They are (unlike Cocoon) replaced by child actors playing (unlike Freaky Friday) younger versions of themselves. A moral fable about how youth is but a state of mind, bathed in constant music by Jerry Goldsmith (one of the original Twilight Zone composers, along with Bernard Herrmann), it feels very much the equivalent of the dreadful Basil Radford/Naunton Wayne “golf with a ghost” episode in Dead of Night. It isn’t scary, it’s barely even spooky, it’s fueled by the purest essence of whimsy, and in Crothers’s character it personifies the adjective “homespun” to the point of parody and beyond. Yet . . .yet . . . it does have one small advantage over its competitors, in that it has space to breathe, it’s the only episode that chooses humanity and optimism, and it features lovingly created characters who exist for themselves, au naturel, rather than merely to drive a clever twist-ridden plot, or to scare the living fundament out of you (as John Lithgow is absolutely determined to do in George Miller’s final episode, even if he is to die trying).

The familiarity of Spielberg’s technique is like a comfort blanket—just as the whole episode is like a form of respite from the rest of the collection’s unpleasantness. An early shot features a window from the inside of the old folks’ home, through which we are introduced to Leo Conroy—the character who will later tragically resist Crothers’s exhortations to “live a little”—being told for the umpteenth time he can’t go home with his son for a visit: the window itself behaves as nothing less than a cinema screen against a completely black background, through which a zoom establishes the shot as the music swells. There is still a hats-off-worthy audacity in making such an obvious construct feel completely organic. The elderly actors (in particular TV stalwart Murray Matheson and Selma Diamond as willing can-kickers) are immediately likeable, even if the child acting is severely uneven and overladen with groping sentiment. The interior lighting, by E.T’s cameraman Allen Daviau, is all bronzes and browns, caramelizing the gloom to create a sense of magic flowing from Crothers’s wake.

Yet the original “Kick the Can” Zone episode had no magical negro, but one of the old folks himself (played by Ernest Truex) deciding one day that he had the gift, in the face of severe scorn from his comrades. Spielberg’s “improvement” of the original smacks of the class swot copying some poor kid’s homework and then overdoing the attempts to disguise it as his own.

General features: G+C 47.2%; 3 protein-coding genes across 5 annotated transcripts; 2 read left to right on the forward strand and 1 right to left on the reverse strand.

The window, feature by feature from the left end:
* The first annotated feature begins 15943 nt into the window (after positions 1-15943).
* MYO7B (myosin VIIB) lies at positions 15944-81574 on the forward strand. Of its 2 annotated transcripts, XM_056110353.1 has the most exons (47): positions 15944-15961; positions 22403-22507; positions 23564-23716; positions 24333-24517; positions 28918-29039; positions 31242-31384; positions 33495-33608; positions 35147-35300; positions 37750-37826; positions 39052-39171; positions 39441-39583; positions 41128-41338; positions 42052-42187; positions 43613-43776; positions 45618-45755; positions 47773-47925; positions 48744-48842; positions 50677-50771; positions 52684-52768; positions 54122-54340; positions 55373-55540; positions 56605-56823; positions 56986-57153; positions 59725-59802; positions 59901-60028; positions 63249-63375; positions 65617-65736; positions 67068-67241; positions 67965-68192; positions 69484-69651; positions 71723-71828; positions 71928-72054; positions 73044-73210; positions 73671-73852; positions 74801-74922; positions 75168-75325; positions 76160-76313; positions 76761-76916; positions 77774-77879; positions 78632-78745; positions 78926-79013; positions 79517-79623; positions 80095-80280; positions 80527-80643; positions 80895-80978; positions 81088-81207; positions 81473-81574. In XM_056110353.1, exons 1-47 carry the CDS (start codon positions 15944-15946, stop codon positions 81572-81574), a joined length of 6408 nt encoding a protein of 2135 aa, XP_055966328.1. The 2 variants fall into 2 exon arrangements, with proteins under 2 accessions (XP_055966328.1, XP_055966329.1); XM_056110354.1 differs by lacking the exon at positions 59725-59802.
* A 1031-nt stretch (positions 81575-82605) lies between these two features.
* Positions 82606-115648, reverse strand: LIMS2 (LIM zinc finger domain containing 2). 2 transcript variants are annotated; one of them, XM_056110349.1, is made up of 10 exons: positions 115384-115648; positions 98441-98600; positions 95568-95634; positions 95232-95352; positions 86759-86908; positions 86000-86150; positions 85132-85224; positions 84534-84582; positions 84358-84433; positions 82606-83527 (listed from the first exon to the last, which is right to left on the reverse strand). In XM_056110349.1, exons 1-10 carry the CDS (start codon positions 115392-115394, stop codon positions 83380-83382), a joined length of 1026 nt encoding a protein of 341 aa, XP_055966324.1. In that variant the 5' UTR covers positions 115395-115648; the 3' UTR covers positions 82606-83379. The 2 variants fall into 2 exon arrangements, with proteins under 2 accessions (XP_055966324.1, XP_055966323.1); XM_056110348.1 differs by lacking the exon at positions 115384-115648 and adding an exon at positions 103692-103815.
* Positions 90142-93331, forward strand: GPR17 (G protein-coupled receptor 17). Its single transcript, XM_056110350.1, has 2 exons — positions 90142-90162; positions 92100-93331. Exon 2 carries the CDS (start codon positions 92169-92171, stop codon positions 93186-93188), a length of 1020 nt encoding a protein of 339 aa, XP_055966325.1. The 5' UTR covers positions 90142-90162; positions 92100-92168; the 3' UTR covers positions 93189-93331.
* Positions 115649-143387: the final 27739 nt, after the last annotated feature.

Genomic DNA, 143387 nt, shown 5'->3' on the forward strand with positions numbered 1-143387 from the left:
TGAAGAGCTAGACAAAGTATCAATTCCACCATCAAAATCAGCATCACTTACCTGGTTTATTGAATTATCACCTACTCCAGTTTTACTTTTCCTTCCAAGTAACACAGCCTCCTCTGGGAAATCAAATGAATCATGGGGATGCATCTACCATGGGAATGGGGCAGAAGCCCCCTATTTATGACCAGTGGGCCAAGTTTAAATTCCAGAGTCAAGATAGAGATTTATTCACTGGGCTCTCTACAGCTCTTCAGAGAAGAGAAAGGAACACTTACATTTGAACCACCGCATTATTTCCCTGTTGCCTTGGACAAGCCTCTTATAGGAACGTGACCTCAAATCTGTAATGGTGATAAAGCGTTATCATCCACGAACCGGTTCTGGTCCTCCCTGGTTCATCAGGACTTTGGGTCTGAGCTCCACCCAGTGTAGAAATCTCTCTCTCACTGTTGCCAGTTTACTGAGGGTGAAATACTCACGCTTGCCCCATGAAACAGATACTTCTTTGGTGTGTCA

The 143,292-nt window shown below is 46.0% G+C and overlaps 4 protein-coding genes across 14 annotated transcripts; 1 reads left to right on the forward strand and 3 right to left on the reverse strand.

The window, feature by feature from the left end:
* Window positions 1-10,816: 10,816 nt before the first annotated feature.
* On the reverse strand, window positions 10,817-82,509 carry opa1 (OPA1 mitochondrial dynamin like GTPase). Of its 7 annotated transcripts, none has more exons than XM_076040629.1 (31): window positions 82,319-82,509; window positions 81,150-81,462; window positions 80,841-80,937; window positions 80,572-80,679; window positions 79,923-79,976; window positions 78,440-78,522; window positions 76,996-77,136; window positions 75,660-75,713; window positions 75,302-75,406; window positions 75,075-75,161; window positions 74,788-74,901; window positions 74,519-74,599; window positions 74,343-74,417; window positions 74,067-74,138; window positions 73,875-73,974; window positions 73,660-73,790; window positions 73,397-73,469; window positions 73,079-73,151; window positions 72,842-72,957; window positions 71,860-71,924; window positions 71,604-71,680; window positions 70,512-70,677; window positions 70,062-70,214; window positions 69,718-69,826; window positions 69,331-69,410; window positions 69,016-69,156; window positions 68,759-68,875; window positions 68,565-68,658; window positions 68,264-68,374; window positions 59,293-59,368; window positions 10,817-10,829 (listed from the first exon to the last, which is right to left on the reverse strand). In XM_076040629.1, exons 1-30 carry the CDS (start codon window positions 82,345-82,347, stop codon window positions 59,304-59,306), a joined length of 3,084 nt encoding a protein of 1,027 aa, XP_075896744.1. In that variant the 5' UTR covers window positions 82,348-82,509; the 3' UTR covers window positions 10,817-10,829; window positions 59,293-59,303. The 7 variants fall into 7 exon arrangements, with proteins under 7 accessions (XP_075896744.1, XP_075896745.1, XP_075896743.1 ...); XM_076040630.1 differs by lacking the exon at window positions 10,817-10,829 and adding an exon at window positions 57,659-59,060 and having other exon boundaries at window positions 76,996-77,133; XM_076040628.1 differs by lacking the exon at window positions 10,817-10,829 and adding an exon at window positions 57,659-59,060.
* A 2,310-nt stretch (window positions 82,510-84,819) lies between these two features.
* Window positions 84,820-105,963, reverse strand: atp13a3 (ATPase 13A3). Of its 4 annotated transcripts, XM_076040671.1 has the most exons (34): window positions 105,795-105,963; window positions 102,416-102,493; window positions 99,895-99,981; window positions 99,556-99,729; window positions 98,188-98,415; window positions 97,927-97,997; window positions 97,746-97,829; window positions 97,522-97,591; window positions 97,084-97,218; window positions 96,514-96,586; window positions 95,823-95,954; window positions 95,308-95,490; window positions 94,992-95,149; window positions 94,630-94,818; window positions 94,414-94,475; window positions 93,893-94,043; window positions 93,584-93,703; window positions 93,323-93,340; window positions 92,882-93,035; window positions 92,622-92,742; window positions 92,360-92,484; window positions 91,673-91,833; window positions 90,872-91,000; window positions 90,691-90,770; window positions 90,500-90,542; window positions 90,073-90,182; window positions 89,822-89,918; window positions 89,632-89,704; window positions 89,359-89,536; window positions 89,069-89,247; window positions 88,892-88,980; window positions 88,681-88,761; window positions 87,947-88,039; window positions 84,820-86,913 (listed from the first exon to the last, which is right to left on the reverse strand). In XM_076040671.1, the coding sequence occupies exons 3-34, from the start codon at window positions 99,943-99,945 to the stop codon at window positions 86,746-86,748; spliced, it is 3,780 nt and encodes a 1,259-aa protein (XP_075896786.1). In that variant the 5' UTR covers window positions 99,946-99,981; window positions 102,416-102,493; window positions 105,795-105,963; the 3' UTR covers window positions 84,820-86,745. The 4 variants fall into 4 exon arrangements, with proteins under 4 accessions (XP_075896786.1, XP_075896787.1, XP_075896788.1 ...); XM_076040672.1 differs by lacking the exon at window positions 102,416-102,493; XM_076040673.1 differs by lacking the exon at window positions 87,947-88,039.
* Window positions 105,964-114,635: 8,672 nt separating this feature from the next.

“Kick the Can” certainly has nothing like the visceral impact of Joe Dante’s third episode, “It's a Good Life,” which depicts the horror of a physical world created at the whim of a child (complete with vile Rob Bottin–designed terror-toons appearing when said tot is in a bad mood); or the most accomplished fourth, George Miller’s straight-up bowel-loosener “Terror at 40,000 Feet”, about a passenger’s paranoid hallucinations of a gremlin attacking the plane. For the obvious question—why did Spielberg chose this weaker segment to direct?—there is an obvious answer: Spielberg was experimenting with a more direct approach to his obsession—how to bring Peter Pan to the screen. In so doing, he was achieving, after Poltergeist and E.T., ever diminishing returns on a subject that might just have been too close to his heart.

The culmination of this process, Hook, misfired because it was Spielberg trying to play his own game of “kick the can”—a grown-up, awkwardly telling today’s children about childhood, in a cinematic language (woeful slapstick and a catastrophically mawkish Robin Williams performance) that felt decades out of touch. Hook was such a colossal artistic failure, especially considering its thematic importance to the director, that Spielberg never looked back. His next film, Jurassic Park, featured prolonged and sadistic scenes of children in fear for their lives. A few years and a few Oscars later, Spielberg would get his wish—courtesy of Mr. Kubrick—with a sci-fi script that let him place a child at the heart of a much wider set of questions, exposing the spectrum of childhood fears and dreams wider than ever before.